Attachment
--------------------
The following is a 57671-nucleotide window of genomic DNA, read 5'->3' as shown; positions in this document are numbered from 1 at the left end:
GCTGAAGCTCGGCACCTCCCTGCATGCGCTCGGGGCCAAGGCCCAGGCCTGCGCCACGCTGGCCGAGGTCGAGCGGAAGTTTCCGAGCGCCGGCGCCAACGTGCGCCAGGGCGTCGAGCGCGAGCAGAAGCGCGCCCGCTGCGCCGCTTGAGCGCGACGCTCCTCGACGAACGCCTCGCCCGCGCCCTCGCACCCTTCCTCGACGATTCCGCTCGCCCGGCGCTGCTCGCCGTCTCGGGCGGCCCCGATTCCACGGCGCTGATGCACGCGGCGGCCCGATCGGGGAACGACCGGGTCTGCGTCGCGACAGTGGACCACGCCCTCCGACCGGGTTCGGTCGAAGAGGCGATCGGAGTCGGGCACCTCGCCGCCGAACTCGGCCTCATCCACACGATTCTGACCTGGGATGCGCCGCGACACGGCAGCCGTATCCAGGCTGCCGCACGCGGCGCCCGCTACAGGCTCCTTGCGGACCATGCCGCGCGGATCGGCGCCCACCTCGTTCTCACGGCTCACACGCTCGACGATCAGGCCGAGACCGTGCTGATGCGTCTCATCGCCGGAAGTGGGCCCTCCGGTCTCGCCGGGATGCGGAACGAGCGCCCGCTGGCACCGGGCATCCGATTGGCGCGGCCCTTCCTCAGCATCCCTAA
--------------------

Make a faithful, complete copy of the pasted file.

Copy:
The following is a 57671-nucleotide window of genomic DNA, read 5'->3' as shown; positions in this document are numbered from 1 at the left end:
GCTGAAGCTCGGCACCTCCCTGCATGCGCTCGGGGCCAAGGCCCAGGCCTGCGCCACGCTGGCCGAGGTCGAGCGGAAGTTTCCGAGCGCCGGCGCCAACGTGCGCCAGGGCGTCGAGCGCGAGCAGAAGCGCGCCCGCTGCGCCGCTTGAGCGCGACGCTCCTCGACGAACGCCTCGCCCGCGCCCTCGCACCCTTCCTCGACGATTCCGCTCGCCCGGCGCTGCTCGCCGTCTCGGGCGGCCCCGATTCCACGGCGCTGATGCACGCGGCGGCCCGATCGGGGAACGACCGGGTCTGCGTCGCGACAGTGGACCACGCCCTCCGACCGGGTTCGGTCGAAGAGGCGATCGGAGTCGGGCACCTCGCCGCCGAACTCGGCCTCATCCACACGATTCTGACCTGGGATGCGCCGCGACACGGCAGCCGTATCCAGGCTGCCGCACGCGGCGCCCGCTACAGGCTCCTTGCGGACCATGCCGCGCGGATCGGCGCCCACCTCGTTCTCACGGCTCACACGCTCGACGATCAGGCCGAGACCGTGCTGATGCGTCTCATCGCCGGAAGTGGGCCCTCCGGTCTCGCCGGGATGCGGAACGAGCGCCCGCTGGCACCGGGCATCCGATTGGCGCGGCCCTTCCTCAGCATCCCTAA